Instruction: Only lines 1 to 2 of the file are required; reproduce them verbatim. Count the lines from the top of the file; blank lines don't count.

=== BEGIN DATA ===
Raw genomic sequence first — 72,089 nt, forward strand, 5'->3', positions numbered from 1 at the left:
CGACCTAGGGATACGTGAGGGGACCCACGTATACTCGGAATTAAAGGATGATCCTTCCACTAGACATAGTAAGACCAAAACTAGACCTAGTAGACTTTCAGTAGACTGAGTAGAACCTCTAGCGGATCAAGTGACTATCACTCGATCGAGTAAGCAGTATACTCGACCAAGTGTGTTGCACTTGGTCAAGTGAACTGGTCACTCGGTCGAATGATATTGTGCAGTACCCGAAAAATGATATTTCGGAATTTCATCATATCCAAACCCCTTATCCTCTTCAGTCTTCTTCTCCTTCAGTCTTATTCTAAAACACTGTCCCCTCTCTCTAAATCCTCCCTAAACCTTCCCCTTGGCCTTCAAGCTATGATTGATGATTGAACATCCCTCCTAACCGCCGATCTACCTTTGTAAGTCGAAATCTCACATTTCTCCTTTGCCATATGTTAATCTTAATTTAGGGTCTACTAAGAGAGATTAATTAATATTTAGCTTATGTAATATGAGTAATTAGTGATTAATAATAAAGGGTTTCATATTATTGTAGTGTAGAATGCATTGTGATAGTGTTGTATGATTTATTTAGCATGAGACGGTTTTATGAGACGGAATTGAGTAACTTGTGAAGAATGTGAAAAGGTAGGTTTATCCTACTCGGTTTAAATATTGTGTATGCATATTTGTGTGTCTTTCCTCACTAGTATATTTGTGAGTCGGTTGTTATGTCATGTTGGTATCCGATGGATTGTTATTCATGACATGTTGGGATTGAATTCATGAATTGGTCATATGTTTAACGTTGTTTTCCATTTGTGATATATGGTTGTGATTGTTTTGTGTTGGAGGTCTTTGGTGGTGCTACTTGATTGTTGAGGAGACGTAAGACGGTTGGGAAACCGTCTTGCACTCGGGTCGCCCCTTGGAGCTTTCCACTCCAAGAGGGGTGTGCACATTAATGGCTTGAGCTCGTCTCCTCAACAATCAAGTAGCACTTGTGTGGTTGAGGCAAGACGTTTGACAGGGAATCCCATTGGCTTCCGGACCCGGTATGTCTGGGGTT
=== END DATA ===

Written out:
Raw genomic sequence first — 72,089 nt, forward strand, 5'->3', positions numbered from 1 at the left:
CGACCTAGGGATACGTGAGGGGACCCACGTATACTCGGAATTAAAGGATGATCCTTCCACTAGACATAGTAAGACCAAAACTAGACCTAGTAGACTTTCAGTAGACTGAGTAGAACCTCTAGCGGATCAAGTGACTATCACTCGATCGAGTAAGCAGTATACTCGACCAAGTGTGTTGCACTTGGTCAAGTGAACTGGTCACTCGGTCGAATGATATTGTGCAGTACCCGAAAAATGATATTTCGGAATTTCATCATATCCAAACCCCTTATCCTCTTCAGTCTTCTTCTCCTTCAGTCTTATTCTAAAACACTGTCCCCTCTCTCTAAATCCTCCCTAAACCTTCCCCTTGGCCTTCAAGCTATGATTGATGATTGAACATCCCTCCTAACCGCCGATCTACCTTTGTAAGTCGAAATCTCACATTTCTCCTTTGCCATATGTTAATCTTAATTTAGGGTCTACTAAGAGAGATTAATTAATATTTAGCTTATGTAATATGAGTAATTAGTGATTAATAATAAAGGGTTTCATATTATTGTAGTGTAGAATGCATTGTGATAGTGTTGTATGATTTATTTAGCATGAGACGGTTTTATGAGACGGAATTGAGTAACTTGTGAAGAATGTGAAAAGGTAGGTTTATCCTACTCGGTTTAAATATTGTGTATGCATATTTGTGTGTCTTTCCTCACTAGTATATTTGTGAGTCGGTTGTTATGTCATGTTGGTATCCGATGGATTGTTATTCATGACATGTTGGGATTGAATTCATGAATTGGTCATATGTTTAACGTTGTTTTCCATTTGTGATATATGGTTGTGATTGTTTTGTGTTGGAGGTCTTTGGTGGTGCTACTTGATTGTTGAGGAGACGTAAGACGGTTGGGAAACCGTCTTGCACTCGGGTCGCCCCTTGGAGCTTTCCACTCCAAGAGGGGTGTGCACATTAATGGCTTGAGCTCGTCTCCTCAACAATCAAGTAGCACTTGTGTGGTTGAGGCAAGACGTTTGACAGGGAATCCCATTGGCTTCCGGACCCGGTATGTCTGGGGTT